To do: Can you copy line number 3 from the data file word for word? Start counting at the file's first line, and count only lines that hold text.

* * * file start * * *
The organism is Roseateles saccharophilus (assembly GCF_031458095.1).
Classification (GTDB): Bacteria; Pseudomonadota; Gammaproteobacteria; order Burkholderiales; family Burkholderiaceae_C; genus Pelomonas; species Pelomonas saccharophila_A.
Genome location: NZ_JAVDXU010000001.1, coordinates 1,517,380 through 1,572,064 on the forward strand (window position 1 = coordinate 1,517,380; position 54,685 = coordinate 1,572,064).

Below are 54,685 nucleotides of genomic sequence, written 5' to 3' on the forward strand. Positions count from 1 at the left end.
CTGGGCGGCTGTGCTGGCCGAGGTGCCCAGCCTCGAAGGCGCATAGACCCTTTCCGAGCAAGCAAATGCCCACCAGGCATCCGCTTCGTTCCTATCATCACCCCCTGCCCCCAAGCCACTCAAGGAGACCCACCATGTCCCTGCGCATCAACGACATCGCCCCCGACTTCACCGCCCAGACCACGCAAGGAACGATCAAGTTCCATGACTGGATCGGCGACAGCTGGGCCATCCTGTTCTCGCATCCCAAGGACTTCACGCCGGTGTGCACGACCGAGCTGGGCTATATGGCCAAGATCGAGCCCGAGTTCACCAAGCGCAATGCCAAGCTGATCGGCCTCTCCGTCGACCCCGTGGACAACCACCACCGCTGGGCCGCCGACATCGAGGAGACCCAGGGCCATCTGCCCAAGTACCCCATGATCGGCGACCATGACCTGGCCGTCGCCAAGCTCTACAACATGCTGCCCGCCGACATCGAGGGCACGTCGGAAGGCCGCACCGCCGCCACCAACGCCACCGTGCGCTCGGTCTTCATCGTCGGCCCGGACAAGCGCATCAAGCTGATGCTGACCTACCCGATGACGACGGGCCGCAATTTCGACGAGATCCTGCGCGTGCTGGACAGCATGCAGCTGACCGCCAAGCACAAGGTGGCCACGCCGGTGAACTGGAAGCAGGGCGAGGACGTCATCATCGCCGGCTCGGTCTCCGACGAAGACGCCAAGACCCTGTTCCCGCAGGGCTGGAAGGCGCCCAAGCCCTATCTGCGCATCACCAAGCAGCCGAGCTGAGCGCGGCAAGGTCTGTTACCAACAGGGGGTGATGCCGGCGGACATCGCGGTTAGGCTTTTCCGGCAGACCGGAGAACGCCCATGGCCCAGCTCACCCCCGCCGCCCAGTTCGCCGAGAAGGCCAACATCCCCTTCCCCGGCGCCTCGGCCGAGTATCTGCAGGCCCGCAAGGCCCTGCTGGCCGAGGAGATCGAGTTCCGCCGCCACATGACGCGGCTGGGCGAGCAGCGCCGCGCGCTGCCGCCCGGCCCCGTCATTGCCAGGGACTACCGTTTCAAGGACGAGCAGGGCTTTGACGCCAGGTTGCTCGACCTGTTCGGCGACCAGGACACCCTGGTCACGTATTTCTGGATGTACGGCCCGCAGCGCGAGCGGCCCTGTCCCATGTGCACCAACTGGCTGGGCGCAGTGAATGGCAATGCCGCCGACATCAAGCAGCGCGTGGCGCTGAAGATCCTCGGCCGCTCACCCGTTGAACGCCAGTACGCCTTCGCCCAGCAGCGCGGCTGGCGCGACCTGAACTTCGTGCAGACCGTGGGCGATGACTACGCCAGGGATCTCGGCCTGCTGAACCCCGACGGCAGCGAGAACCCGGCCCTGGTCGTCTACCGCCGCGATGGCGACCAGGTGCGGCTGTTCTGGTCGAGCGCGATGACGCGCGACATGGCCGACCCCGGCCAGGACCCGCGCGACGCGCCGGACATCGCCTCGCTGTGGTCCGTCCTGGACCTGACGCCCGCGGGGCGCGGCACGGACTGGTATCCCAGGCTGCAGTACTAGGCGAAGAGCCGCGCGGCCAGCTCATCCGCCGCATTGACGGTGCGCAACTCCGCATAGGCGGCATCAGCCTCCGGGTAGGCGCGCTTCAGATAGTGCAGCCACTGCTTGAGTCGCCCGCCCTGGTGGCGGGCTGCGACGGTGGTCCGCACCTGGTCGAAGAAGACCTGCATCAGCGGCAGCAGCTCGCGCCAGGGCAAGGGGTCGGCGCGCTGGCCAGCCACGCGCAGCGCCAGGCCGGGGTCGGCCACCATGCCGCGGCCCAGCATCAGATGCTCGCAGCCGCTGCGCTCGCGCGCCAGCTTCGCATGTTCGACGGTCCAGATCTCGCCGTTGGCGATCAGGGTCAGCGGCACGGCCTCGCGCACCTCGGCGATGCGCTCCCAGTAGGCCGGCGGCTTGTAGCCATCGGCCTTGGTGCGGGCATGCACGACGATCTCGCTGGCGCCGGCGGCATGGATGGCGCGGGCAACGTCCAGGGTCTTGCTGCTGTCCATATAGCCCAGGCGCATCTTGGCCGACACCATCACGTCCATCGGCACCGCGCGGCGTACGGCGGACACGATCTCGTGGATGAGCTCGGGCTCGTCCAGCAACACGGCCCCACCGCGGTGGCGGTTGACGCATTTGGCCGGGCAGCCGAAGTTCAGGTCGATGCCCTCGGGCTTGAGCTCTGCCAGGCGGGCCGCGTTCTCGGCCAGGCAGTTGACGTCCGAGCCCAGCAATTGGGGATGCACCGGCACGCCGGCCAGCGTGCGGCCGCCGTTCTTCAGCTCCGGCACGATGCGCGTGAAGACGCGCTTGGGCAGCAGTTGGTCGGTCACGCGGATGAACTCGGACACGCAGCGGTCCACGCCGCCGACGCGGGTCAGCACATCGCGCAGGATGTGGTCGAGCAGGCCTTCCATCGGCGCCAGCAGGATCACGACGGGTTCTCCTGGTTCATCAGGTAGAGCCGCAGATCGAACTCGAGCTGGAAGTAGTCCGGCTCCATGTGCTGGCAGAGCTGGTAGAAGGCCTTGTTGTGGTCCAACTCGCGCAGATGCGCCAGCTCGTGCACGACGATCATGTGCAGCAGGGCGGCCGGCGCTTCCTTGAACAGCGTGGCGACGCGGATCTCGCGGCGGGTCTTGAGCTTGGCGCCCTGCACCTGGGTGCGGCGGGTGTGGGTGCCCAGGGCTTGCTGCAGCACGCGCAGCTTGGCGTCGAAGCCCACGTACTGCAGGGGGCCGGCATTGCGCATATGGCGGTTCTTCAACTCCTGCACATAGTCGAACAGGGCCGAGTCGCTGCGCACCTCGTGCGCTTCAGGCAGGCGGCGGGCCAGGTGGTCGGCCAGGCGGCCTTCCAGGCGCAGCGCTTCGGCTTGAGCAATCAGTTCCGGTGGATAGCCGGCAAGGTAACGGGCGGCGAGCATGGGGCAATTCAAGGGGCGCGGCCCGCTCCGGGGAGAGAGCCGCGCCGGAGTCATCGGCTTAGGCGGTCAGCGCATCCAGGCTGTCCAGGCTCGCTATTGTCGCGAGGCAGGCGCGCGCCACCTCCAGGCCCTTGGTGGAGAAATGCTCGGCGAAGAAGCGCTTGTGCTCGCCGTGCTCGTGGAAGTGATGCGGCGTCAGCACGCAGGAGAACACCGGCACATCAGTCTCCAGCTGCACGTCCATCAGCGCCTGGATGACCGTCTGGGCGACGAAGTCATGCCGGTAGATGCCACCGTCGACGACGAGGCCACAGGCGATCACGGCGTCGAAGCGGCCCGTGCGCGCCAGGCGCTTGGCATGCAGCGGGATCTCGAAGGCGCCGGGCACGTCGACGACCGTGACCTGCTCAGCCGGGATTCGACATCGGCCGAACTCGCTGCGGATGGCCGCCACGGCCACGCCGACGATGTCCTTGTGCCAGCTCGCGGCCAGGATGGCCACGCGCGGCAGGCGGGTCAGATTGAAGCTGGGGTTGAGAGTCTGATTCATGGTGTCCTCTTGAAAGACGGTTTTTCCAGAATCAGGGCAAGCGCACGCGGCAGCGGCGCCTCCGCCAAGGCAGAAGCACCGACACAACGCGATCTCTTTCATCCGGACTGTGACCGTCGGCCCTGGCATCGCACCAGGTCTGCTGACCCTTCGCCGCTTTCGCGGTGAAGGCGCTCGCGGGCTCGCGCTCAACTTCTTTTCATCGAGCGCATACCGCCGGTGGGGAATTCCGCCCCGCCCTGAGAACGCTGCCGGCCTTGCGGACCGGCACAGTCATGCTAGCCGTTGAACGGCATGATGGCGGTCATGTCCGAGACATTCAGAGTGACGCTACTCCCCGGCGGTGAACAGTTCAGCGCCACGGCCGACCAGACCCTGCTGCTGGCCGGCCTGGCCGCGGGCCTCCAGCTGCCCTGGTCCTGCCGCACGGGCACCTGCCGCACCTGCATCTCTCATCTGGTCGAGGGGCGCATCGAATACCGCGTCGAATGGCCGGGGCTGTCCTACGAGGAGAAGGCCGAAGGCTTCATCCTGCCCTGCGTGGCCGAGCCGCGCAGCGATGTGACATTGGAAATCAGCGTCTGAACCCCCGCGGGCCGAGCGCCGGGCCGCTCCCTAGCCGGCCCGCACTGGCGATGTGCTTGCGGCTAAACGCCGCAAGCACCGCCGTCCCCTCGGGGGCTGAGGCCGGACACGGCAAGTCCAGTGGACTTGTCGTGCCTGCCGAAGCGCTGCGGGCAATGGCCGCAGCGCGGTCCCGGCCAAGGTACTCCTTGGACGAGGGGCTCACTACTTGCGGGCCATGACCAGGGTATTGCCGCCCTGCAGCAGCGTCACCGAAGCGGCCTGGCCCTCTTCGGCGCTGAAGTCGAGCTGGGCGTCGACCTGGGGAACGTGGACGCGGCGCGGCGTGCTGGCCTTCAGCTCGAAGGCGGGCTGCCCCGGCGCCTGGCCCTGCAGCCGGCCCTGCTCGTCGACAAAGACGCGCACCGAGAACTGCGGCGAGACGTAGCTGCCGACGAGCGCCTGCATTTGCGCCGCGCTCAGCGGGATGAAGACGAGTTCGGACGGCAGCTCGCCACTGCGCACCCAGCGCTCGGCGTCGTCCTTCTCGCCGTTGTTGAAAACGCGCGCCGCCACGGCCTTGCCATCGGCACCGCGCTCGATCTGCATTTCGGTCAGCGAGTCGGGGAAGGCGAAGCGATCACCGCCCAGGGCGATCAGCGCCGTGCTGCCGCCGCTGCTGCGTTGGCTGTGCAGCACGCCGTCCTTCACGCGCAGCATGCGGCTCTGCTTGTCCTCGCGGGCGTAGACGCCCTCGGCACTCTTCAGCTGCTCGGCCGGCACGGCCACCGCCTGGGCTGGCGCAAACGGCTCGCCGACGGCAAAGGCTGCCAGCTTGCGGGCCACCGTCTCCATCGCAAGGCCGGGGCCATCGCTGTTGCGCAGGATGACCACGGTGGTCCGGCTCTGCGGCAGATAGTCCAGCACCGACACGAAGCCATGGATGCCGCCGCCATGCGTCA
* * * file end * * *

Genome location: NZ_JAVDXU010000001.1, coordinates 1,517,380 through 1,572,064 on the forward strand (window position 1 = coordinate 1,517,380; position 54,685 = coordinate 1,572,064).